Lots of driving in the near future; given the roads in California, my suspension is likely to be the first bit of roadkill.
- Here's something to look forward to: My soon-to-be home is one of the worst baseball towns in the US. I'm looking forward to it: Baseball is a communist plot to destroy the fitness and team ethic of America's youth. Not to mention that baseball/softball fields are configured in a way to prevent every other recreational use; even golf isn't that exclusionary.
- Turning to the world of real sport, watching The Fall of the House of Blatter has been gratifying in some respects, but sad in others. I suspect that the FBI doesn't (yet) have a smoking gun — but that someone at InBev or Adidas (the two biggest, longest-term sponsors) does, and made it known to ol' Tightershortsforfemaleplayers. And the timing was intended so that Blatter can try to manipulate the succession — both in the permanent, nonelected staff (who actually know where those smoking guns are) and the presidency itself.
- The Copyright Office has issued a new report on orphan works and mass digitization (PDF). It's not as bad as it could have been, but it's clearly a result of agency capture and has failed to adequately consider the constitutional purpose of copyright: Encouraging authors (for all types of works) to create more works and thereby advance the useful arts and sciences. I'll have more to say later, after I follow the references and footnotes in more detail... but the dearth of references to authors' interests is neither very surprising nor very encouraging.
- There's a proposal to tweak Hugo voting rules somewhat jocularly labelled E Pluribus Hugo that I cannot support, for three reasons. First, it depends upon accepting the proposition that a popular vote among those who pay a poll tax to vote is the best way to determine actual quality. (I'd be probably be more supportive if the Hugos themselves were renamed from "Best" to "Favorite.") Second, it does nothing whatsoever to deal with the far-more-serious problems of source restrictiveness and the inept calendar (really? for an award issued in late August, we start nominations in January?). Third, at a fundamental level it fails to engage with the dynamics of cliquishness (for both real and imagined cliques, I should note) that are at issue; in fact, it bears a disturbing resemblance to the evolution of voting patterns in Jim Crow country following passage of the Voting Rights Act in 1964, if not with the same obvious discriminatory animus.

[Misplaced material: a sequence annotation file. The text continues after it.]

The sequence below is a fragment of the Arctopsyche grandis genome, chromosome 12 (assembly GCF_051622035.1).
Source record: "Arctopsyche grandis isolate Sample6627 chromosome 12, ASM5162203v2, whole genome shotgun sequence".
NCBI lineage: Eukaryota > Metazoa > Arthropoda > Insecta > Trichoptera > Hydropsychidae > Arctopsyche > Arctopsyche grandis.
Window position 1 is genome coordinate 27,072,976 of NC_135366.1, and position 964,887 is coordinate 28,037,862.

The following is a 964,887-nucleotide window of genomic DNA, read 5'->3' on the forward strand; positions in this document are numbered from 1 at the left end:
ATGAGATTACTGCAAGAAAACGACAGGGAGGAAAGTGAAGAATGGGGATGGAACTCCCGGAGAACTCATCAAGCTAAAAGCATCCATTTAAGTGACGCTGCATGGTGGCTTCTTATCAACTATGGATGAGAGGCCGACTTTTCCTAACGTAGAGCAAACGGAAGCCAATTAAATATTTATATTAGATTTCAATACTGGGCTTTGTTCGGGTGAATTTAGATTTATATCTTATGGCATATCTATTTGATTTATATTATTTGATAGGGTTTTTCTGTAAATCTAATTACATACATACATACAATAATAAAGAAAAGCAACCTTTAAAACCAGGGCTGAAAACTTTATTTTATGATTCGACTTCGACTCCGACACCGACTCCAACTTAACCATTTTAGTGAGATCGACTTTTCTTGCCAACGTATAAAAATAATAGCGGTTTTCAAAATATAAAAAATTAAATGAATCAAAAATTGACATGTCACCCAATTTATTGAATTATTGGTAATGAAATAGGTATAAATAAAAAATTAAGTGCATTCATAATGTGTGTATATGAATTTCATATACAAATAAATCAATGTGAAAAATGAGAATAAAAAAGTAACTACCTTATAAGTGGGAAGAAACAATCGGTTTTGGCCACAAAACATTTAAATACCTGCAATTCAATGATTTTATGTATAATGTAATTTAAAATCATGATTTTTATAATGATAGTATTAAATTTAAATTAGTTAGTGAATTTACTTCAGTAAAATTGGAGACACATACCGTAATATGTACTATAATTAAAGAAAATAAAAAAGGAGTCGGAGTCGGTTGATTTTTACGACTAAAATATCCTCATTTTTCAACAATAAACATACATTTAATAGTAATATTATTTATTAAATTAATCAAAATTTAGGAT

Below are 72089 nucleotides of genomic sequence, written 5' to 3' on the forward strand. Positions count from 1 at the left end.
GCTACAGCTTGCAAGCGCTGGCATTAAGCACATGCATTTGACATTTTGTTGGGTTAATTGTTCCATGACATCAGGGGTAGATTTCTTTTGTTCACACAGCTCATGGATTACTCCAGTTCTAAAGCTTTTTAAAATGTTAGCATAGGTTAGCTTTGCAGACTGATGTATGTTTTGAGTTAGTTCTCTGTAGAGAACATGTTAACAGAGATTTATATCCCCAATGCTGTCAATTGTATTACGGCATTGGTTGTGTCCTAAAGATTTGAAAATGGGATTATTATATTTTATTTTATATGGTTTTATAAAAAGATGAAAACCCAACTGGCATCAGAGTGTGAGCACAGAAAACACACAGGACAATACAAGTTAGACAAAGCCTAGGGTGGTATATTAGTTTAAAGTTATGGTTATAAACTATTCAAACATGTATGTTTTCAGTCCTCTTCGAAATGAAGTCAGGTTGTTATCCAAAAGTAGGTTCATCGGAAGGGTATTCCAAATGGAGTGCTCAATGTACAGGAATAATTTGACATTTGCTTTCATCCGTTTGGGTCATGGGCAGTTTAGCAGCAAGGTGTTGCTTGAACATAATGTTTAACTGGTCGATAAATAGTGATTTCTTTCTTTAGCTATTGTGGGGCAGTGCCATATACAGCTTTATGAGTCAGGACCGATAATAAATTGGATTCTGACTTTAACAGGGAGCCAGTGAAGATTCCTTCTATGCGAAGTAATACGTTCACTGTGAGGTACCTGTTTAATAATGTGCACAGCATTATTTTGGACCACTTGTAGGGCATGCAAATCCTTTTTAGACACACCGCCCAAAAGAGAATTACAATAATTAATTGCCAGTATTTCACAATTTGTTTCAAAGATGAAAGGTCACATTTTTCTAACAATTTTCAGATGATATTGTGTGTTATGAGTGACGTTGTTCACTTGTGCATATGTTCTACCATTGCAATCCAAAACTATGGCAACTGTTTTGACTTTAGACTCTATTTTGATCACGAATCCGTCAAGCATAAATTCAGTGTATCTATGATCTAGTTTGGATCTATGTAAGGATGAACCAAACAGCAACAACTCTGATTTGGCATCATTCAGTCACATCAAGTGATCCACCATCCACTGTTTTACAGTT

I think this proposal has been put forth in good faith, in a highly conservative attempt to retain, and even reify, a particular (and wildly inaccurate) fannish/SMOFish perception of what the Hugos "are" and "mean." The irony of that characterization is intentional, especially compared to the various canine complaints; it is obvious, disturbing, and all too typical of attempts to tweak selection mechanisms without pondering what is being selected... and whether that requires a farther-reaching change.